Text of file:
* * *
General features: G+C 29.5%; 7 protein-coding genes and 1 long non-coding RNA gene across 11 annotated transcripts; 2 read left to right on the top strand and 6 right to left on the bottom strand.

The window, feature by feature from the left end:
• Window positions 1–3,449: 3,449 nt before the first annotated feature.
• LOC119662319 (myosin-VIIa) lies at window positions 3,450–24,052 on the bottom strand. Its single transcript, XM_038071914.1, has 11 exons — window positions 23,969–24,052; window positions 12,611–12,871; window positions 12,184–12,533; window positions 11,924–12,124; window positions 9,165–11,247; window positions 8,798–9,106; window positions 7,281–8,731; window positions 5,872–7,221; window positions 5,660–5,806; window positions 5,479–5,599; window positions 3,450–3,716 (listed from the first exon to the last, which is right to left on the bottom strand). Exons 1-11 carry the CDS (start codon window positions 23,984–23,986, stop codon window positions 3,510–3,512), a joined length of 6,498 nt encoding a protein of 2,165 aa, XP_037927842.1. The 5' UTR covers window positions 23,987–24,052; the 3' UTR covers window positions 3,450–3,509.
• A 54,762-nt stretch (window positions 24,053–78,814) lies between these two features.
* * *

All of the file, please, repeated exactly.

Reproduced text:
General features: G+C 29.5%; 7 protein-coding genes and 1 long non-coding RNA gene across 11 annotated transcripts; 2 read left to right on the top strand and 6 right to left on the bottom strand.

The window, feature by feature from the left end:
• Window positions 1–3,449: 3,449 nt before the first annotated feature.
• LOC119662319 (myosin-VIIa) lies at window positions 3,450–24,052 on the bottom strand. Its single transcript, XM_038071914.1, has 11 exons — window positions 23,969–24,052; window positions 12,611–12,871; window positions 12,184–12,533; window positions 11,924–12,124; window positions 9,165–11,247; window positions 8,798–9,106; window positions 7,281–8,731; window positions 5,872–7,221; window positions 5,660–5,806; window positions 5,479–5,599; window positions 3,450–3,716 (listed from the first exon to the last, which is right to left on the bottom strand). Exons 1-11 carry the CDS (start codon window positions 23,984–23,986, stop codon window positions 3,510–3,512), a joined length of 6,498 nt encoding a protein of 2,165 aa, XP_037927842.1. The 5' UTR covers window positions 23,987–24,052; the 3' UTR covers window positions 3,450–3,509.
• A 54,762-nt stretch (window positions 24,053–78,814) lies between these two features.